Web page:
The unfashionable delights of Raoul Dufy

Editorial Staff Art

Raoul Dufy is a conspicuous example of a painter who has fallen almost com­pletely from grace. He has not been the subject of a major American exhibi­tion in over a generation, and his name, it seems, is rarely mentioned any more among the living. Indeed, there is no particular reason to write this article just now, since there is unlikely …

How the West was seen

Editorial Staff Art, Exhibitions

from The Magazine ANTIQUES, November/December 2013 | The Last of the Buffalo by Albert Bierstadt, c. 1888. Signed “AB[conjoined]ierstadt” at lower right. Oil on canvas, 60 ¼ by 96 ½ inches. The challenge of Go West!: Art of the American Frontier is to present us with a century (1830-1930) of familiar and unfamiliar images and to help us see them …

West and Copley in Houston

Editorial Staff Exhibitions

 Watson and the Shark by John Singleton Copley (1738–1815), 1778. Oil on canvas. National Gallery of Art, Washington, Ferdinand Lammot Belin Fund. An adventurous exhibition at the Museum of Fine Arts, Houston should alter our views on the influence of ear­ly American painting and painters. American Adversaries: West and Copley in a Transatlantic World explores the way in which two colonial painters …

Subject and object: The collection of Philip Pearlstein

Editorial Staff Art

from The Magazine ANTIQUES, July/August 2013. The arcane logic that unites the naked human form with a metal fan, a duck decoy, and an inflatable King Tut effigy may not seem self-evident to the average art lover: but for the past generation, these two subsets of creation have come together in the paintings of Philip Pearlstein. An avid collector of …

The Civil War at the Metropolitan Museum of Art

Editorial Staff Exhibitions

July 1-3, 2013 marks the 150th anniversary of the Battle of Gettysburg. The Metropolitan Museum of Art has two exhibitions commemorating the event: “Photography and the American Civil War” and “The Civil War and American Art”; both to September 2. Inspired by and using images from the photography exhibition, the Met’s artist in residence, Paul D. Miller (a.k.a. DJ Spooky …

Painters of the Hudson River school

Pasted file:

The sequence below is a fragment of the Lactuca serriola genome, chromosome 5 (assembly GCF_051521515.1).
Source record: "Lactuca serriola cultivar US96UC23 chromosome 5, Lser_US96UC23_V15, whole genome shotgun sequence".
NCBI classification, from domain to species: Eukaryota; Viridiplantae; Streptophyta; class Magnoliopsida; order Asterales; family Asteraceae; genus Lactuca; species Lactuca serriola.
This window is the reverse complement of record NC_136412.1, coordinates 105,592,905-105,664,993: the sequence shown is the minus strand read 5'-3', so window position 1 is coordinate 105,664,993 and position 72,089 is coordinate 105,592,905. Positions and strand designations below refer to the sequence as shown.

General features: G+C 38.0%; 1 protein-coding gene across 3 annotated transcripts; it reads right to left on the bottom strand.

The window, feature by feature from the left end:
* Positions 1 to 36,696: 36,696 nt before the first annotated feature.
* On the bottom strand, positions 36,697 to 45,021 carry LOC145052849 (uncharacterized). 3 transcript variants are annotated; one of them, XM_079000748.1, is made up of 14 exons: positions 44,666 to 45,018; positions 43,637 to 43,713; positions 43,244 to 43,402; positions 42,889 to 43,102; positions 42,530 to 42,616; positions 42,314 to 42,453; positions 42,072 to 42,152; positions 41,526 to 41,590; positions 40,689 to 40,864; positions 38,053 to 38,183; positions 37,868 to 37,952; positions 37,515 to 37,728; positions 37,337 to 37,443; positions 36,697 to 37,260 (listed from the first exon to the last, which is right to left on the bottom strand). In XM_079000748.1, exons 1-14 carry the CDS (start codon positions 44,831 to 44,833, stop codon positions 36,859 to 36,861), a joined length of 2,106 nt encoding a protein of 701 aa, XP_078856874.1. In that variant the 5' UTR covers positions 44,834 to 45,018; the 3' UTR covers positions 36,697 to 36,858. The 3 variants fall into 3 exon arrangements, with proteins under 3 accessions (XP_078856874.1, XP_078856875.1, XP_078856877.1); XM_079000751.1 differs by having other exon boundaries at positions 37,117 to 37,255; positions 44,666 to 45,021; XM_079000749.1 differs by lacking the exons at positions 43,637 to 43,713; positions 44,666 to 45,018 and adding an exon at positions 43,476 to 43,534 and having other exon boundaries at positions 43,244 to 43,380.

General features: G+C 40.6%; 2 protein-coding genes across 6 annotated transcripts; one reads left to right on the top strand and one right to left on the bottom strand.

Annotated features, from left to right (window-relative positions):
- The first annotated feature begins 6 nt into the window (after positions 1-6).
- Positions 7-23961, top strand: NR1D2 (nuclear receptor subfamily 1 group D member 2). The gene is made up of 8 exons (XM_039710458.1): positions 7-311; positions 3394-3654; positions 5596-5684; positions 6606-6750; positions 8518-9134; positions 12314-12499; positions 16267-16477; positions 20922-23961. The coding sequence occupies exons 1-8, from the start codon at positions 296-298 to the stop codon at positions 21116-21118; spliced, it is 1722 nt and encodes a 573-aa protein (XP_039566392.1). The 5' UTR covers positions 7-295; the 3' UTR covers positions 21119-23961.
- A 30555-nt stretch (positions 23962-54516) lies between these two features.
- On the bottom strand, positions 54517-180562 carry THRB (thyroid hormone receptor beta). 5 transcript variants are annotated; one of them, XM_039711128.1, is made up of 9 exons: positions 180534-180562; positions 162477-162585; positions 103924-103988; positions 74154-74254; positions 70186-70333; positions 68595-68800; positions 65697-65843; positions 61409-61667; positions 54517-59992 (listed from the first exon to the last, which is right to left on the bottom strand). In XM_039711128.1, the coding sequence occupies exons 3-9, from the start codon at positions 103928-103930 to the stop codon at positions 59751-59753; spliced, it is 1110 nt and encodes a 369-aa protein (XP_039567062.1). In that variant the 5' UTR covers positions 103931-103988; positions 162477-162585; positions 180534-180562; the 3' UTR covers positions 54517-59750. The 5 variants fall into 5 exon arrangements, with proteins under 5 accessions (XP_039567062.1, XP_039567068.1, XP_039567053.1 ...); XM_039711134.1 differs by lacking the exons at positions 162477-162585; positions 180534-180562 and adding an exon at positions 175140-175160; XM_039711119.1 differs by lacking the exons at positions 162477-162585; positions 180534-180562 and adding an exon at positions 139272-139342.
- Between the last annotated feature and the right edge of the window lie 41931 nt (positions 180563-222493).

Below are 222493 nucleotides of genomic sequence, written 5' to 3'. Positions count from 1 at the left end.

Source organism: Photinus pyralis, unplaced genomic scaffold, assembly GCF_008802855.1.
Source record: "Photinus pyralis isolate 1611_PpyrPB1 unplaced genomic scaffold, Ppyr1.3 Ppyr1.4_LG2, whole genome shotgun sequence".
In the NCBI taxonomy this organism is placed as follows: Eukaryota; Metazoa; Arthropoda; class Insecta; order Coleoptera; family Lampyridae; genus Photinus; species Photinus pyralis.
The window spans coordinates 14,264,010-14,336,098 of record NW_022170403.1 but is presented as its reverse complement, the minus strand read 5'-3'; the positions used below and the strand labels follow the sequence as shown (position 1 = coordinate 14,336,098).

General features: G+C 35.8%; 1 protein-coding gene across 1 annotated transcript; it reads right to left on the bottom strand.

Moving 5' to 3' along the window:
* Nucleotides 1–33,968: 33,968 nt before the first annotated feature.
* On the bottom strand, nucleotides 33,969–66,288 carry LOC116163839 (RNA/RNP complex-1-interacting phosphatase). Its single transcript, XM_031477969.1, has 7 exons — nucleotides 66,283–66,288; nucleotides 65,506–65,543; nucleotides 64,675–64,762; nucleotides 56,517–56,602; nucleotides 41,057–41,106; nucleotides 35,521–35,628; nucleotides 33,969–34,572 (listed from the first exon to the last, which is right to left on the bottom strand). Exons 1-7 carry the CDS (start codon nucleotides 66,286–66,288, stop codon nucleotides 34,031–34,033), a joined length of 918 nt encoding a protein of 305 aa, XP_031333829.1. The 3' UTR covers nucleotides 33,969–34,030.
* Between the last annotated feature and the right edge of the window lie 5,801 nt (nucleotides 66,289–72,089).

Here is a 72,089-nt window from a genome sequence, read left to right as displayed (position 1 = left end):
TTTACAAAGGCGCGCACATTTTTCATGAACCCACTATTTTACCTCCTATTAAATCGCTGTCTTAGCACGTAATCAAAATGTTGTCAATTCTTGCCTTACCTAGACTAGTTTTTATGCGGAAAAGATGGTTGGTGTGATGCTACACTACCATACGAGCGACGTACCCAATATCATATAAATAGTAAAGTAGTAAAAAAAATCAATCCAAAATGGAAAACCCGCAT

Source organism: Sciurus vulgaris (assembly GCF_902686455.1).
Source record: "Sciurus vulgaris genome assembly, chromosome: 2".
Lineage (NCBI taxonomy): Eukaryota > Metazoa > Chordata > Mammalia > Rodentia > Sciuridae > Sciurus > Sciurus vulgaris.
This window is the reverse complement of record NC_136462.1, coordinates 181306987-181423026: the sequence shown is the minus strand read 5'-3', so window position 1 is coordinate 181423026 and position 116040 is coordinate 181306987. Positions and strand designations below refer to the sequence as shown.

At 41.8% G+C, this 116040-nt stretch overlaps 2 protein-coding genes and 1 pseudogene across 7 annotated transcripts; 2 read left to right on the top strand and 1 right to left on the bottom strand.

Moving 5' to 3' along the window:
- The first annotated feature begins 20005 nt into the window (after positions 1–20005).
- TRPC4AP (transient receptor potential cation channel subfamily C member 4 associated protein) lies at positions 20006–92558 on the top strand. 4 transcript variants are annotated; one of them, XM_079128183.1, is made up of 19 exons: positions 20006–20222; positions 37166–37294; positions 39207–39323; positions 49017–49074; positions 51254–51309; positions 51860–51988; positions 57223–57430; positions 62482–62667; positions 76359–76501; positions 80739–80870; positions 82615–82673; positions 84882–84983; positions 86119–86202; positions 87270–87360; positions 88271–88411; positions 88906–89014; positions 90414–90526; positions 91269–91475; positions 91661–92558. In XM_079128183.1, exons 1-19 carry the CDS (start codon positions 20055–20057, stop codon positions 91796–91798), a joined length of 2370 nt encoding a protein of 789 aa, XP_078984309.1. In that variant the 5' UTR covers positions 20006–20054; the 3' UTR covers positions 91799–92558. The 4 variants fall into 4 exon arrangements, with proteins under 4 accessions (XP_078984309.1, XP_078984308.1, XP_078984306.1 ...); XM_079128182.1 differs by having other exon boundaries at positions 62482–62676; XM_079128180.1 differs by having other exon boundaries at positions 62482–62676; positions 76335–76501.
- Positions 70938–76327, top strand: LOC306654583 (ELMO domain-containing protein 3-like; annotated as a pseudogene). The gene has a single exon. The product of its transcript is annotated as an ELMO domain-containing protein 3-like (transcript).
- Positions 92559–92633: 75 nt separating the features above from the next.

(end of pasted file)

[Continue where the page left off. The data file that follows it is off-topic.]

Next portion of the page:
aroseshapiro Art

By FREDERICK A. SWEET; from The Magazine ANTIQUES, March 1945. Toward the end of the nineteenth century America’s art collectors were captivated by French taste and filled their gilt drawing rooms with salon figure pieces and bucolic scenes by members of the Barbizon school. Our own painters such as George Inness and Homer Martin, had to follow French trends, in order to …

New Orleans landscape painting of the nineteenth century

Editorial Staff Art

By W. JOSEPH FULTON; from The Magazine ANTIQUE, August 1980.               As in the rest of the United States, landscape painting as such seems to have received much slower acceptance in New Orleans than portrait painting; it was not really established here until the late 1860’s. We must speak with caution, however, since European artist-chroniclers accompanied expeditions to Louisiana …

Winter Antiques Show 2012

Editorial Staff Art, Calendar, Exhibitions

We asked exhibitors at the Winter Antiques Show to highlight one exceptional object in their booths and describe it as they might to an interested collector. Here are the things they chose, along with some of their comments. Barbara Israel Garden Antiques We are thrilled to be bringing a cache of extraordinary objects to the 2012 Winter Antiques Show, including …

An appreciation of Henry Ossawa Tanner

Editorial Staff Art

September 2009 | Within nine years of moving abroad, Henry Ossawa Tanner, America’s first major African American artist, had become an international success. By 1900 he ranked among the leading American artists in Paris and was widely considered the premier biblical painter of his day. Exhibiting regularly at the Paris Salon, he was attracting even greater critical acclaim than Thomas …

The Faces of Madison, Georgia

Editorial Staff

Readers who enjoyed William Nathaniel Banks’s article about Madison, Georgia, in our April issue now have another reason to visit that historic and beautiful town, which is celebrating its bicentennial this year. The Madison-Morgan Cultural Center is presenting an exhibition entitled The Many Faces of Madison: A History of Portrait Painting in the Piedmont, which includes thirty-five likenesses dating from …